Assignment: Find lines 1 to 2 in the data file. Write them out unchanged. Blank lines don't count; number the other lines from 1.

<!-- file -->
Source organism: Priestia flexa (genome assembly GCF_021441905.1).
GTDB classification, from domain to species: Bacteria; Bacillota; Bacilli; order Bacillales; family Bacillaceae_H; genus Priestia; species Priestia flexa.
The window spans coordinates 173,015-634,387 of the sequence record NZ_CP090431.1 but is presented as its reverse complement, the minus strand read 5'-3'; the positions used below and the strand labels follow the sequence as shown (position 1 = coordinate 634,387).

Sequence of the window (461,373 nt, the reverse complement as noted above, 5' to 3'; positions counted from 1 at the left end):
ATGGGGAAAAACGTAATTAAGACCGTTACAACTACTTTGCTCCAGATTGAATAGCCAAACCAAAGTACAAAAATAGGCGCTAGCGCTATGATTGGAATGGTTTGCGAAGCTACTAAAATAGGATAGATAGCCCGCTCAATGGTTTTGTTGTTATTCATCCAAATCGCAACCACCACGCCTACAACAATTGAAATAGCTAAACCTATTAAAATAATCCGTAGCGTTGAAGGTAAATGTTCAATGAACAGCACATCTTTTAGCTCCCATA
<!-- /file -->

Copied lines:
Source organism: Priestia flexa (genome assembly GCF_021441905.1).
GTDB classification, from domain to species: Bacteria; Bacillota; Bacilli; order Bacillales; family Bacillaceae_H; genus Priestia; species Priestia flexa.